During World War I, would-be writer OLAF STAPLEDON (1886-1950) served as a conscientious objector with an ambulance unit; upon returning home to Liverpool, he earned a doctorate in philosophy. In 1929, Stapledon was 43 years old, unread and unemployed. Then he published Last and First Men (1930), a sweeping history of the future (apocalypse after apocalypse) and meditation on modernity, a tragic era during which only a few sensitive, doomed individuals glimpse the possibility of (non-religious, but spiritual) cosmic consciousness, and (quasi-Nietzschean) self-overcoming; it is narrated telepathically by one of the Last Men (Neptunian descendants of ours, two billion years hence).
Was this philosophical romancer a “science fiction” author? Stapledon wasn’t familiar with the genre, yet he was hailed as one of its brightest lights by Borges, Bertrand Russell, Virginia Woolf, even H.G. Wells. Stapledon’s next two novels, Last Men in London (1932) and Odd John (1935), and also Waking World (1934), a Wellsian stab at social prophecy, are written about and for teenage mutant “supernormals” or “wide-awakes” — misfits who don’t want to get ahead, despise athletics, find religion and nationalism boring, don’t regard sex as shameful, and remain idealistic and utopian long after adolescence. Sirius (1944), a witty and moving shaggy-dog story about a canine genius, is also worth mentioning.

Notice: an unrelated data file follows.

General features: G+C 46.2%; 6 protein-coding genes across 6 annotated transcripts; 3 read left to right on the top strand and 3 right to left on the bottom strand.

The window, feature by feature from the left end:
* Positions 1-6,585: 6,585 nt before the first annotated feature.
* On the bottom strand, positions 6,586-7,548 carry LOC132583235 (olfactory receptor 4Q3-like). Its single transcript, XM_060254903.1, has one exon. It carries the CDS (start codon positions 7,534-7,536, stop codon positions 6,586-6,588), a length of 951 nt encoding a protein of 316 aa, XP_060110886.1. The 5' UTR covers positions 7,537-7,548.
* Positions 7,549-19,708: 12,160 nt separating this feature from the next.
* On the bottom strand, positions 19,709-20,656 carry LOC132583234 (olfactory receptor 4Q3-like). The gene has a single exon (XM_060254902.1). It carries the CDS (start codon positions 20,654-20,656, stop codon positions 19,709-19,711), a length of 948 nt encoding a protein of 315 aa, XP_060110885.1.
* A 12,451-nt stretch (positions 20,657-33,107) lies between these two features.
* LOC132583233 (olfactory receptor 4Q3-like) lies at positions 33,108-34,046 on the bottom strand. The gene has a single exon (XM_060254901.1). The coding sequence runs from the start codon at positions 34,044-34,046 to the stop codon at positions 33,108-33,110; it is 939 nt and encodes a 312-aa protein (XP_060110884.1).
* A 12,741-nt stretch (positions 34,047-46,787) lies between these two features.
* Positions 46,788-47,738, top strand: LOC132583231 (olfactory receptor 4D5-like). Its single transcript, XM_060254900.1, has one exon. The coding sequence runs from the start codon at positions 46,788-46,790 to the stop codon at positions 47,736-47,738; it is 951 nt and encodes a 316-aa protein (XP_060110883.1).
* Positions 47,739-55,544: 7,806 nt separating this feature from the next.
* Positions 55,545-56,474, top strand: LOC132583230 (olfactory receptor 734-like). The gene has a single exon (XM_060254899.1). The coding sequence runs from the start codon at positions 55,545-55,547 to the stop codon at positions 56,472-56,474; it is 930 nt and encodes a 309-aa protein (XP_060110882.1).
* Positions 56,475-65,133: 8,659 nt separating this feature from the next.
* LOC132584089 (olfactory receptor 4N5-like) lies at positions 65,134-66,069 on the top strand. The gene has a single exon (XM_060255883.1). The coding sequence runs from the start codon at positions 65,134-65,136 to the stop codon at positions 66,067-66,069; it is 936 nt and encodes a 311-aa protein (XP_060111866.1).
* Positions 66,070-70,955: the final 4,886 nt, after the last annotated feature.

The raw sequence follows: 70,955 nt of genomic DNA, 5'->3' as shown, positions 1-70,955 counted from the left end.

In the last decade of his life, Stapledon published frequently and lectured widely on philosophical topics and remained a committed activist; for example, he was the only British delegate to the Conference for World Peace in New York. Today, he is mostly remembered for Star Maker (1937), a Dantean quest for the origin of the universe which influenced Arthur C. Clarke’s notion of the Overmind — plus, it gave Freeman Dyson the idea for orbiting solar-power satellites.
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